Set at a fictional elite Northeast college campus, Master uses horror conventions to confront elitism and systematic racism that are historically ingrained into Higher Education. Regina Hall stars as the newly appointed "Master" of the university, while Zoe Renee co-stars as a freshman Jasmine and Amber Gray as a popular literature professor. Written and directed by Mariama Diallo, Master speaks to the current moment in America and its ongoing struggle to reckon with its past.
Diallo's direction keeps us in the perspective of three African American female leads, feeling constantly surrounded and being judged gatekeeping faculty and privileged students. Jasmine's interaction with the white students takes on thorny power dynamics and microaggressions (constant compliments that border on condescension), such as her roommate's condescension or a patronizing librarian casually accusing her of stealing just after. The guys on campus, mostly pot smoking louses, also act towards her with a more overt derision. As incidents of racial hatred escalate, ghosts from the past appear in an allusion to The Shining. Hall is equally effective as an academic who earned her place through determination and hard work, enduring slights from the white dominated world of elite colleges.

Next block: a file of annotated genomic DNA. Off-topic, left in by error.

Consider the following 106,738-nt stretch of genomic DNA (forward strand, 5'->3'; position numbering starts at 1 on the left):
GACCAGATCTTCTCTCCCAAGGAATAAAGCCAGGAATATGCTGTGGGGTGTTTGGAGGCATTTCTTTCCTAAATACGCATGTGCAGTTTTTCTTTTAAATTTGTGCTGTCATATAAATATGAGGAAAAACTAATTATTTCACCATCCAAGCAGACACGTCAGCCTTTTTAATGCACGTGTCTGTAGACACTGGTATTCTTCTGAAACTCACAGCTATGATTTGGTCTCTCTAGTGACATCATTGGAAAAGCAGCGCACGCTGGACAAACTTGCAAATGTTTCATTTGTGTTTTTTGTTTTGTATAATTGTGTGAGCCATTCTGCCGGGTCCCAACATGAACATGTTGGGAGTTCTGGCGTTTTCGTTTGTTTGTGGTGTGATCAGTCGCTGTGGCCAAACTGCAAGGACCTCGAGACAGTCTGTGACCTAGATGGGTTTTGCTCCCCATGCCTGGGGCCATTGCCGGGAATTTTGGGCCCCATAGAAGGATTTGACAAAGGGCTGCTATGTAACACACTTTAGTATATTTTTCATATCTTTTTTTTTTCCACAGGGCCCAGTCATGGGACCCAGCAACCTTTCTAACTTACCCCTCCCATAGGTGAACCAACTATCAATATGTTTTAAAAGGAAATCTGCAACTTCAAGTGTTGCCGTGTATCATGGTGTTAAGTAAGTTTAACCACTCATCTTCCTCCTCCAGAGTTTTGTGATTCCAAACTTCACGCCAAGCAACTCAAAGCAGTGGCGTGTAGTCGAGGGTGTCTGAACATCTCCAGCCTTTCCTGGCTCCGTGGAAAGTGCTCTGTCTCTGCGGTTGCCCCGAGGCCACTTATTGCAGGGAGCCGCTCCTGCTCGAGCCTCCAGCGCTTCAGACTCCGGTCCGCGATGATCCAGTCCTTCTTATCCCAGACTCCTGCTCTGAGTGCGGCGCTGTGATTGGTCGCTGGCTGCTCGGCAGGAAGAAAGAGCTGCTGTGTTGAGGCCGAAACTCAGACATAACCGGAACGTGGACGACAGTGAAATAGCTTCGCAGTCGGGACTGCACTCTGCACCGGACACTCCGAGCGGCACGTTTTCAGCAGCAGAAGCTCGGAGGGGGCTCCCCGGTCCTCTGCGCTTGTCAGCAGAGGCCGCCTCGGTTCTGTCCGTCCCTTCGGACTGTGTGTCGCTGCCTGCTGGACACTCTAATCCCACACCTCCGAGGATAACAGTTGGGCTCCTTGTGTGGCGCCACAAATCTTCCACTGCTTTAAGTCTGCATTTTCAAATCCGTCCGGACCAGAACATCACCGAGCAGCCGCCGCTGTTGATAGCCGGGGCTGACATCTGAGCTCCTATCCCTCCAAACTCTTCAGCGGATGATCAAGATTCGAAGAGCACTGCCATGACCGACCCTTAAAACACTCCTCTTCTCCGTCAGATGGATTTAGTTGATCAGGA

Master offers blunt honesty about higher education as it remains one of America's most troubled institutions. When the film moves into horror territory, it reveals nothing we've never seen before, these elements serve as more of a texture to the story. Melancholy, but never preachy, Master strikes a balance of distinctly American gothic motifs grounded in a chilly realism.